Just like in 1990’s “House Party,” the lighter-skinned friend is portrayed as the “responsible, smarter” one who is more likely to be worried about getting in trouble, while the darker-skinned friend is the “irresponsible, dumber” one who is more likely to do reckless things that will get the two pals in trouble. It might or might not be colorism from the “House Party” filmmakers, but it sure looks like colorism to a lot of people. Even if this apparent colorism wasn’t intentional, 2023’s “House Party” has so many other problems that can’t save this movie from being a complete flop.
Kevin is confronted on the street by three thugs who are looking for Damon. The leader of this dimwitted, scowling trio is Kyle (played by Allen Maldonado), who is almost always accompanied by sidekicks Larry (played by Melvin Gregg) and Guile (played by Rotimi), who are all cartoonish because of the stupid things that they say and do in the movie. The three bullies want to rough up Damon because they think that Damon has stolen a gold chain necklace from a woman named Daisy, who is Guile’s cousin.
Kevin manages to convince Kyle, Larry and Guile that he doesn’t know anything about this alleged theft. But don’t think this will be the last time that this trio of hoodlums will appear in the movie. Viewers will later find out if Damon really did steal that gold chain necklace. It’s such an uninteresting subplot that it might as well have not been in this “House Party” remake.
Damon and Kevin were hired by Windsor Prestige Housecleaners because Kevin’s ex-girlfriend Venus Bailey (played by Karen Obilom) has some type of managerial position at the company, and she was able to use her clout to get jobs for these two slackers. When it comes to Kevin’s love life, Kevin thinks of Venus as “the one that got away,” so you know what that means: Venus is Kevin’s obvious love interest.
One day, Damon and Kevin are doing a housecleaning job at a mansion, whose owner is away on vacation. It isn’t long before they discover from snooping around the house that the mansion belongs to basketball superstar LeBron James. Damon and Kevin find a private calendar showing that the family members who live in the house are all in India for a two-week spiritual retreat.
While Kevin and Damon are snooping around the mansion, they go into a trophy/memorabilia room, where they see LeBron’s awards and possessions related to basketball, including a championship NBA ring locked in a glass case. (And it’s easy to predict what will happen to the ring and the “race against time” that ensues.) The two pals also see that LeBron has a life-sized hologram of himself in this room, with the hologram giving self-esteem-boosting pep talks.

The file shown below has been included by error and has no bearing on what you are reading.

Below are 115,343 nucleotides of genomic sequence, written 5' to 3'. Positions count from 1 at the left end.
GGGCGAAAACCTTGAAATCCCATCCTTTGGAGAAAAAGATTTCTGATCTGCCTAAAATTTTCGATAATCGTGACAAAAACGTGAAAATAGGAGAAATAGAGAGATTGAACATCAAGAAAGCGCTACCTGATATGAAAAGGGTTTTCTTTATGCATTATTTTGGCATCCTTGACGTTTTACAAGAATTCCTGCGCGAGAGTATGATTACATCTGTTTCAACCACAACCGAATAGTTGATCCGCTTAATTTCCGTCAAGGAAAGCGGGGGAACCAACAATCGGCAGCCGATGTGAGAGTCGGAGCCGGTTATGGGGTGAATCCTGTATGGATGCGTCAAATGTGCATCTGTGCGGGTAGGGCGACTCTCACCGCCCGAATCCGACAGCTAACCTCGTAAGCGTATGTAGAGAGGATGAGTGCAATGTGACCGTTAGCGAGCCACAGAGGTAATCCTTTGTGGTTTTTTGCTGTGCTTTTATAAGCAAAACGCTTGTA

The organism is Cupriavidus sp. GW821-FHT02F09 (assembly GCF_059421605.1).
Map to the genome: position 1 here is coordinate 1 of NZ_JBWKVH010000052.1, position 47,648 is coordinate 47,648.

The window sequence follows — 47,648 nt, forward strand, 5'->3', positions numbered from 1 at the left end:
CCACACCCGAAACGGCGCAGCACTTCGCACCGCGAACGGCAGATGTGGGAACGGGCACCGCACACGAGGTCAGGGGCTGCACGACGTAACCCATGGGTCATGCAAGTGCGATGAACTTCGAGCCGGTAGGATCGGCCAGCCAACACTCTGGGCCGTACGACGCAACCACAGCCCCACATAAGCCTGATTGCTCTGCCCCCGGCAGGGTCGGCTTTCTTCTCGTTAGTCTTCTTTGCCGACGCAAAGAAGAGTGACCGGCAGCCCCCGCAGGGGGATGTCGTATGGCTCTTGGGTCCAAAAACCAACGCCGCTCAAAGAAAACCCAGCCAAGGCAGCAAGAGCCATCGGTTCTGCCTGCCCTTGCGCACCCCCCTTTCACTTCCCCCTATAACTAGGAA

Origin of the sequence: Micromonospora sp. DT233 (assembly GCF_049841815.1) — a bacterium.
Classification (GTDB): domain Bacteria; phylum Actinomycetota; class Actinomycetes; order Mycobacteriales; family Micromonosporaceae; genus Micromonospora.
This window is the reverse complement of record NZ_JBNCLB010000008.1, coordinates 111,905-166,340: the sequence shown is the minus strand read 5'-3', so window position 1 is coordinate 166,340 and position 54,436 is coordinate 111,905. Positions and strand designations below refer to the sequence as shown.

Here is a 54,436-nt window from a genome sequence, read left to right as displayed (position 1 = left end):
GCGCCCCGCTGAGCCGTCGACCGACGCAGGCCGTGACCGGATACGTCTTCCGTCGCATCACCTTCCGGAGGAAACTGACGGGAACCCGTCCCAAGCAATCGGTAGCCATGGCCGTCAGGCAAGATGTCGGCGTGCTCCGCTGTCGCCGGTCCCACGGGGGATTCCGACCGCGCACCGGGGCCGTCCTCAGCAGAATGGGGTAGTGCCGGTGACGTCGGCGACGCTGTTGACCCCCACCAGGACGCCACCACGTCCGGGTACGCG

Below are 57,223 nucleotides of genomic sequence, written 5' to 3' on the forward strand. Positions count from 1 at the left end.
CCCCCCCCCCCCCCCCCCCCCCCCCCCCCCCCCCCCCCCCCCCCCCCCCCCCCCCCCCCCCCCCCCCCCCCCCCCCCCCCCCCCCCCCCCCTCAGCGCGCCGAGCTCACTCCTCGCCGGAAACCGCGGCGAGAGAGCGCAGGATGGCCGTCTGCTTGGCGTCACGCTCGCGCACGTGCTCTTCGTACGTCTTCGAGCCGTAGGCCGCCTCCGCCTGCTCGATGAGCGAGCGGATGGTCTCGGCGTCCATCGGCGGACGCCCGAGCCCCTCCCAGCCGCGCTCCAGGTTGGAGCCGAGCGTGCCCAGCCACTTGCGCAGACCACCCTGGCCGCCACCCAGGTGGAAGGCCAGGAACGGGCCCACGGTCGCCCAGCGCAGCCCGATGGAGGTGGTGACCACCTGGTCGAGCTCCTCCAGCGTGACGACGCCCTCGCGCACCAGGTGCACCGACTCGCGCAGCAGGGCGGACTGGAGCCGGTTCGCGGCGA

Why is there all this LeBron James promotion in 2023’s “House Party”? James is a producer of the movie through his SpringHill Company. He also makes a cameo as himself in the movie. Considering that James was a producer and had a starring role in the awful 2021 reboot/sequel “Space Jam: A New Legacy,” maybe it’s time for him to stop making inferior remakes of movies that weren’t very good in the first place.
Not long after Kevin and Damon find out that they’re in LeBron’s mansion, Venus calls them to let them know that Kevin and Damon have been fired. Why? During a previous housecleaning job for the company, Damon and Kevin were caught smoking marijuana on the house’s surveillance video, which was sent to the company.
Kevin is desperate for money, so he comes up with the idea of charging people money to party for one night at LeBron’s mansion, with the intention to mislead the invited people into thinking that LeBron will be at the party too. At first Damon doesn’t want to do it, but he changes his mind and ends up causing more problems during the party. Before they leave LeBron’s house for the day, Kevin and Damon smoke some marijuana on the property. (“House Party” over-relies on marijuana smoking as the gag in jokes that fall very flat.)
“House Party” is so ill-conceived, viewers are supposed to believe that two complete strangers can throw this type of illegal party in a celebrity mansion and that there would be no employees of the celebrity who would find out. In fact, there are no staffers of LeBron James during the party that attracts a few hundred people, including celebrities portraying themselves. The movie never bothers to explain why this mansion doesn’t have any of the James family’s security people or other employees hired to look after it while the family is on vacation. It’s all so mind-numbingly idiotic.